The mother lioness who was searching for it, almost instinctively knew that something wasn’t right.  And she walks in on the scene and discovers her cub, dead. With really no time to grieve, she lets out a wail and purposely walks away immediately looking to protect her remaining cubs, Lupito continues to narrate.

As I saw this I was reminded of the day I (we) lost my son, Joseph.  Like that mother lioness, I know I did everything in my power to protect him.  I know I loved on him, kept care and watched over him from the day he was born up until the last day I saw him at 22.   But of late, I had been struggling with the idea, “Did I?”  Had I done everything I possibly could to protect him.  Was there something I could have done, should have done, to save Joseph.  And I had been wrestling with the thought, “I could not protect him.” The Lord has been and continues to reassure me what had happened to Joseph, was far beyond my power and way beyond my control.  And that there was nothing I could have done to prevented it.

Side note: For those who have lost a child.  Please don’t beat yourself up.  Treasure the memory you have of your loved one.  Cherish it.  And release yourself.  There is nothing YOU could have done to protect your child from that dreadful day.  If you know that you have loved your child to the best of your ability and even beyond, know that you have done all you could.  There is a freedom unlike any other, when you release and forgive yourself.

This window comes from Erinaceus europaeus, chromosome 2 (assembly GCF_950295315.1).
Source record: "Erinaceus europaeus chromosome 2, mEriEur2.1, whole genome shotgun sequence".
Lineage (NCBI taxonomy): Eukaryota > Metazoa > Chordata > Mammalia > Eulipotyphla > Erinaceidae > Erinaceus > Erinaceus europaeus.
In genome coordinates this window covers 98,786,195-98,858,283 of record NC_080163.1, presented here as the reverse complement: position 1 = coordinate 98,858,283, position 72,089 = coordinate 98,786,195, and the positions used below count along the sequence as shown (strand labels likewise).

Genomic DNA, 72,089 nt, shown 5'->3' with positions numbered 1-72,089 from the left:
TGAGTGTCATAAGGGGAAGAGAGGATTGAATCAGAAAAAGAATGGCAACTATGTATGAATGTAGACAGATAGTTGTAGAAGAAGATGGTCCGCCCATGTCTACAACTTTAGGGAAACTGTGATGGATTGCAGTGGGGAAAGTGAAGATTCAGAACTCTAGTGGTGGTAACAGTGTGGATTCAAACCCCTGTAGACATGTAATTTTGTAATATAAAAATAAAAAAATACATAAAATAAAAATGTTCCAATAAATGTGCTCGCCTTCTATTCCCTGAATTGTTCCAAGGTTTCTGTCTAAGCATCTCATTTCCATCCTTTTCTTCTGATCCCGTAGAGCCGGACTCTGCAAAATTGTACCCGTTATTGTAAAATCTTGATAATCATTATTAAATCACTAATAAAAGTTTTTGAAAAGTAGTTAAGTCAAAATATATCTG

I never saw the danger, so I could do nothing about the danger that would come his way.  Unlike the lioness, I wasn’t fearful about what was coming Joseph’s way out there discovering things on his own (as the cub did with the rabbit), but I certainly tasted that fear when I learned about that accident.  And how, no matter how hard I tried, I could not protect my Joe from what was to be.  And then in that moment when he breathed his last breath and the doctor made that dreadful announcement, l had the intense desire to protect those who were remaining.  My girls.  Christian. My husband.  They gave me the strength to carry on.  They gave me the strength to breathe, albeit crying, wailing, on the inside.

But you could see, I certainly could, and hear the pain in that mother’s cry, in her eyes at the death of her cub.  I’ve witnessed it in other animals too, as the TV show continued, a hyena lost her cub, a zebra stood far off as her cub was attacked and killed.  The show also told of a female monkey who lost her infant and she was grieving, so much so that when the mother of another infant was killed, she stepped in and become that infant’s mother.  Again, how strong is the need to mother, especially after the loss of a child.

Although I didn’t need a reminder of the difficulty and grief in losing a child, in watching this series, I got one through the eyes of an animal in the Serengeti.  And with that also came the revelation that grief is a never-ending walk, in which we will always be reminded of those we have loved.  And we will always experience the triggers.  The pain is both overbearing and overwhelming (no matter who the mother is, human and animals).  And it is one that we all share.   We may be different, but we grieve just the same.

In the shadow of my grief, from Joe's mom,
Evelyn Fannell


Joseph Malik Fannell
1/14/93 - 6/5/15
"Forever 22"

www.ripjoe.org